There is nothing more spectacular than the spellbindingly beautiful sight of cherry blossoms in full bloom. Visit Japan this spring to admire the cherry blossoms and enjoy a traditional ‘hanami’ picnic party under the blooming trees.
Spring is when Japan's famous cherry blossom (sakura) trees burst forth into blossom. Depending on the weather, the starting date and length of the blossoms varies year to year. On Japan's southern, subtropical islands of Okinawa, cherry blossoms open as early as January, while on the northern island of Hokkaido, they bloom as late as May.
In 2016, the sakura are expected to start blooming on 26 March in Tokyo and on 29 March in Kyoto and Hiroshima. In the north of Japan, in Hokkaido, they are expected to bloom from around 2 May. The traditional custom of hanami (cherry blossom viewing) is to visit mountains and parks with cherry blossoms and hold sake-drinking parties beneath the cherry trees in full blossom.
Japan’s love affair with cherry blossom is so strong, that if visiting in spring you will find the likes of cherry blossom ice-cream, cherry blossom sake, cherry blossom tea and cherry blossom KitKats - it all goes a little cherry blossom crazy!
Here are some great places for cherry blossom viewing.
Ueno Park & Shinjuku Gyoen Park, Tokyo
Ueno Park is one of Japan's most crowded, noisy and popular cherry blossom spots, featuring more than 1,000 trees along the street leading towards the National Museum and around Shinobazu Pond. Trees are lit up in the evenings. The rows of cherry trees, Somei-yoshino and mountain cherry trees, bloom magnificently in spring, making the park very popular for holding parties under a canopy of beautiful flowers.
Shinjuku Gyoen Garden is the location of the samurai residence of the Naito family. It has been famous for its cherry trees since the Meiji Era (1868-1912), and today is one of the most popular spots in Tokyo to enjoy the spring blooms.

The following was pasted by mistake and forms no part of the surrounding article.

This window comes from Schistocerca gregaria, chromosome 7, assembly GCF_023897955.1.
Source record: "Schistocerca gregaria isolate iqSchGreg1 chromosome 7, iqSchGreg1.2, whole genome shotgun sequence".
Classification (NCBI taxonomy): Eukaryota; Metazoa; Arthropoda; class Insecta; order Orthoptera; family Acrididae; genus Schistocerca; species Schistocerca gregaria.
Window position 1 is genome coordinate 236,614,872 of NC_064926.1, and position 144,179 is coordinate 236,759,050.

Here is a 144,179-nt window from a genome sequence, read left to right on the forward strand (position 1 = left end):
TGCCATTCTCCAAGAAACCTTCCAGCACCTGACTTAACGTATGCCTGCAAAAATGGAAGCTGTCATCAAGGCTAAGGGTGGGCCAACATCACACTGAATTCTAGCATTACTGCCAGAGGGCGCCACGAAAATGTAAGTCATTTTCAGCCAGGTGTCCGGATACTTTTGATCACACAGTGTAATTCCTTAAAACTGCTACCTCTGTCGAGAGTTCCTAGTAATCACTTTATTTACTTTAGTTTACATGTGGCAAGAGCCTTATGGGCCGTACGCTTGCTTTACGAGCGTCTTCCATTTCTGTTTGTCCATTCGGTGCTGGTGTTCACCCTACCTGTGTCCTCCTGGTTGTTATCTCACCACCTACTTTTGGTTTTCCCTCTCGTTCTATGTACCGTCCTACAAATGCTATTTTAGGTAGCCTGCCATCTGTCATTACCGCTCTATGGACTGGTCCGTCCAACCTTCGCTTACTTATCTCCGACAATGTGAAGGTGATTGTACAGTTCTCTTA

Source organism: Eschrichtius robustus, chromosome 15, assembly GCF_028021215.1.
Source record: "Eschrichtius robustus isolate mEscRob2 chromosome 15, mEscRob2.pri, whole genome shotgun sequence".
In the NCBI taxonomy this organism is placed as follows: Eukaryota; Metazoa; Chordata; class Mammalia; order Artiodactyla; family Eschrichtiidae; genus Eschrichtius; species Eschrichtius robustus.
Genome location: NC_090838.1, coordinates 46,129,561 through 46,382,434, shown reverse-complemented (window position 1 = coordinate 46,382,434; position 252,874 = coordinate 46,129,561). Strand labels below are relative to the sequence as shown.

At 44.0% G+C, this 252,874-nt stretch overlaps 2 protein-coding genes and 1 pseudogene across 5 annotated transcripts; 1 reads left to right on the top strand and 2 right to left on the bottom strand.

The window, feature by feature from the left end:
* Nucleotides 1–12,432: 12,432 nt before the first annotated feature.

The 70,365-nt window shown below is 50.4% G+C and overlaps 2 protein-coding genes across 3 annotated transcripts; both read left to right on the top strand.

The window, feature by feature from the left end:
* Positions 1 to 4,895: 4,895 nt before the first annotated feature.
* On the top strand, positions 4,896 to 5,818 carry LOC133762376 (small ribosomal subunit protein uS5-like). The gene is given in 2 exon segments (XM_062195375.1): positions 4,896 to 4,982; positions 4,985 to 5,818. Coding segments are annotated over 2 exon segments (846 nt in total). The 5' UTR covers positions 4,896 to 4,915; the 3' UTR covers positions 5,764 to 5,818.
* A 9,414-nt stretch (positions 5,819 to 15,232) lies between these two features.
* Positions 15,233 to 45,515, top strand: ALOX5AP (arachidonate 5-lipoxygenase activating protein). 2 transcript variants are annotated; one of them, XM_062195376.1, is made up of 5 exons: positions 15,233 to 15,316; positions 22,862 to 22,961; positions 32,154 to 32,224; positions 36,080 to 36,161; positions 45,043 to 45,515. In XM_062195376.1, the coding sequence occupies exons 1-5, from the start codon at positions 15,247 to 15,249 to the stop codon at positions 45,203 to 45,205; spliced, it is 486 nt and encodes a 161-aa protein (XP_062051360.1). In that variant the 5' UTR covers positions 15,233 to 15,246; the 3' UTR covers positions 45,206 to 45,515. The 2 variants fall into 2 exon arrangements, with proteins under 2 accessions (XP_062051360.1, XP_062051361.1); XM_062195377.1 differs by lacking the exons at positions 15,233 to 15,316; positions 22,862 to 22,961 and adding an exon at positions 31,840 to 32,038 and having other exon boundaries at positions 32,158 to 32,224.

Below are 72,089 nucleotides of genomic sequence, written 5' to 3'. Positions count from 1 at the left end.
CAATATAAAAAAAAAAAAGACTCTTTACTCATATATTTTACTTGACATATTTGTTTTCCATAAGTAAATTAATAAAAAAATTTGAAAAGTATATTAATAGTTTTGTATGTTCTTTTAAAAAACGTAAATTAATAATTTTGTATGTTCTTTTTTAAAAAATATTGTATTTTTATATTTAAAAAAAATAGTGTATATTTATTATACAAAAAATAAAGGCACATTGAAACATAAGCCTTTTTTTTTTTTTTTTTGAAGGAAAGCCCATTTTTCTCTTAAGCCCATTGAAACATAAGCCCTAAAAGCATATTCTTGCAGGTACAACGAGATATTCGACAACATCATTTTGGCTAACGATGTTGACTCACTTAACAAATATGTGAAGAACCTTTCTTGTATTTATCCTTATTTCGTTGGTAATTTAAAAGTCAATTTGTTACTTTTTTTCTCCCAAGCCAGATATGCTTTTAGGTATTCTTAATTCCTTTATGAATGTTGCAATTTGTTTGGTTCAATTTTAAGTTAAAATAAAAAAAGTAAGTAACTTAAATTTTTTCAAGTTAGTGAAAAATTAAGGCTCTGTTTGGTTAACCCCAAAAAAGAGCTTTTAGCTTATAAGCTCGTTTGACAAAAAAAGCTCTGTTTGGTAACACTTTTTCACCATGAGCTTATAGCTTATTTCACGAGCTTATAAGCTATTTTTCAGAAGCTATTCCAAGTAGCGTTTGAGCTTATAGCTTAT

Lake Kawaguchi near Mt. Fuji
The surrounding area of Lake Kawaguchi, which is one of the five lakes at the foot of Mt. Fuji, is recommended to enjoy both Mt. Fuji and cherry blossoms.
Two of the best spots are the lakeside promenade around the Kawaguchiko Music Forest and the small Ubuyagasaki peninsula next to the Kawaguchiko Ohashi Bridge. When the lake surface is quiet, you will be able to see “Sakasa Fuji” the inverted image of Mt. Fuji reflected on the lake surface.
Maruyama Park & the Philosopher’s Path, Kyoto
Maruyama Park is the oldest park in Kyoto and is renowned for its huge illuminated weeping cherry trees, best viewed at night. Cherry blossom season continues through April, as trees on the mountainside start to blossom while the park's trees fade to green.
You can also explore the Philosopher's Path which is a walking track from Ginkaku-ji Temple to Wakaoji-jinja Shrine, to see a vista of cherry blossoms on both sides of the river path from Lake Biwa-ko. The cherry blossom petals floating on the water add to what is already a beautiful and atmospheric walk between the historic monuments such as Ginkaku-ji Temple, Honen-in Shrine, and Eikan-do Temple.
Goryokaku Fort Park, Hakode City, Hokkaido
Hokkaido is where plum and cherry trees blossom at the same time.
Goryokaku was a western-style fort built by the Tokugawa shogunate (1857-66) in the harbour city of Hakodate. The star-shaped ruins of the fort are now a park full of cherry blossom trees.
Nara Park, Nara
Nara Park is a historical park surrounding Todai-ji Temple, Kofuku-ji Temple and Shoso-in Repository. Constructed in the Tempyo Period (710-784), it spreads over a vast area of a lush and green landscape. Herds of deer are renowned there as the holy messengers of Kasuga-taisha Shrine.
The park has about 1,700 cherry trees of various kinds and offers a number of scenic spots, such as Sagi Pond, the foot of Mt. Wakakusa, the remains of To-do Tower, the Kofuku-ji Temple area, Ara Pond, Kasugano-enchi, and the Todai-ji Temple area.